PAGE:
'Nashville' isn't really about Music City
By BEVERLY KEEL
The new Fox reality show Nashville, which premiered Friday, is neither as good as I'd hoped nor as bad as I had feared.
My concern was how the show would portray Nashville, which has fallen victim to ridiculous hillbilly stereotypes from Hollywood over the years.
With the exception of the "redneck golfing" scene featuring music managers firing shotguns, I can put some of those worries to rest. The city of Nashville appears to be hip, modern and beautiful, thanks to some nice shots of downtown.
There is little footage of regular Nashville residents, so there's no real sense of what the city's people are like.
The show focuses on six twenty-somethings who moved to Nashville to pursue their music. Make no mistake: Raging hormones — instead of impressive harmonies — are the focus of this series.
The music and the industry behind it serve as a backdrop for their love lives, taking on no more significance than occupations of characters in sitcoms. From the creators of Laguna Beach, Nashville resembles that show, only with a Southern accent.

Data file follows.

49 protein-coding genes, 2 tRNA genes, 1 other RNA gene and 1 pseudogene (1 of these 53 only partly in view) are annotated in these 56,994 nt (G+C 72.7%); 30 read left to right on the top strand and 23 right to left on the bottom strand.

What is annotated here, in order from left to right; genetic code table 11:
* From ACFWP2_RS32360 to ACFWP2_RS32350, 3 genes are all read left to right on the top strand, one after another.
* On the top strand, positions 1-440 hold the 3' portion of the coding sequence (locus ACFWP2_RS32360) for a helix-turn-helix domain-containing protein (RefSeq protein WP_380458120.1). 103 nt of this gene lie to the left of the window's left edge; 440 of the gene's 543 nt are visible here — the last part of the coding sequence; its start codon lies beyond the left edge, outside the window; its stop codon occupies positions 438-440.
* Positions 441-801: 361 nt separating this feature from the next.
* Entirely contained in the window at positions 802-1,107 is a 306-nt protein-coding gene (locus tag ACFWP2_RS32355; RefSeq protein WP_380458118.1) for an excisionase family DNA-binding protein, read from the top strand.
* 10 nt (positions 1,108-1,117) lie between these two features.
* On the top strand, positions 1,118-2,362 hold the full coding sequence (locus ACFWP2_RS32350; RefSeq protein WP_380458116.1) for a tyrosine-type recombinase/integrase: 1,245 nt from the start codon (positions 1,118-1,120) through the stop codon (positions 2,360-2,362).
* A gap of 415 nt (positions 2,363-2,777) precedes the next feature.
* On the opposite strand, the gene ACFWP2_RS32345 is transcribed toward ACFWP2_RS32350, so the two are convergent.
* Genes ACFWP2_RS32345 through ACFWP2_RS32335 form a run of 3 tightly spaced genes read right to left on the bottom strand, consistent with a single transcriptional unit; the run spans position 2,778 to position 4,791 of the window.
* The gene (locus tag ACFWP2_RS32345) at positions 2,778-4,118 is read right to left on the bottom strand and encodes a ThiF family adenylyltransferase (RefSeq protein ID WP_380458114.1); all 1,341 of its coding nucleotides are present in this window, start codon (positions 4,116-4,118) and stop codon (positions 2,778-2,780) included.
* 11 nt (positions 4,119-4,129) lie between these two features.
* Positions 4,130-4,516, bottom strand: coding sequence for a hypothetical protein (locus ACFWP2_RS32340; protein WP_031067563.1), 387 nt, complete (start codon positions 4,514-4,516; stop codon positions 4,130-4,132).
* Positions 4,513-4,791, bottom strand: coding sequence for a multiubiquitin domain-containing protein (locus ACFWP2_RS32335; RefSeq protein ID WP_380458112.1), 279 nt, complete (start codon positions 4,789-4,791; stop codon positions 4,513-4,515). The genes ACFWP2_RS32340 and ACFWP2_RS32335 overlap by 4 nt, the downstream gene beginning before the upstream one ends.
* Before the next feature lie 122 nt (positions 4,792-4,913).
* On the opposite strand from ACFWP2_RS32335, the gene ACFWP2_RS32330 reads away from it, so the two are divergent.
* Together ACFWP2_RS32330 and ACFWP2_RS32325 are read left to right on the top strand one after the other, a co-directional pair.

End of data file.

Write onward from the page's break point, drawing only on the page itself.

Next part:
This "docu-soap" is far more soap than documentary; several of the scenes feel highly scripted. Since these are not professional actors, the lines are as awkwardly delivered as a local cable access show.
It remains to be seen whether appearing on Nashville was a good career move for the majority who want to be recording artists. Unlike most new artists who are judged solely on their music, public perceptions will be formed about these singers long before their albums are released.
So far, it's a good risk for Sony BMG's Chuck Wicks, the handsome and commercially appealing singer who comes off funny, quick and kind.
The star just might be Mika Combs, a stunning coal miner's daughter with an authentically country voice. She appears to epitomize innocence and possess that intangible "it" factor required to make it.
On the other hand, the self-involved Rachel Bradshaw, daughter of legendary quarterback Terry Bradshaw, makes an awful first impression. She kisses the disingenuous but charming cad Clint Moseley, lies to her boyfriend about it and demonstrates horrible judgment. She commits the ultimate sin in the eyes of many on Music Row when she tells her father, "I want to be a star."
Nashville is supposed to be all about the music. But this Nashville isn't.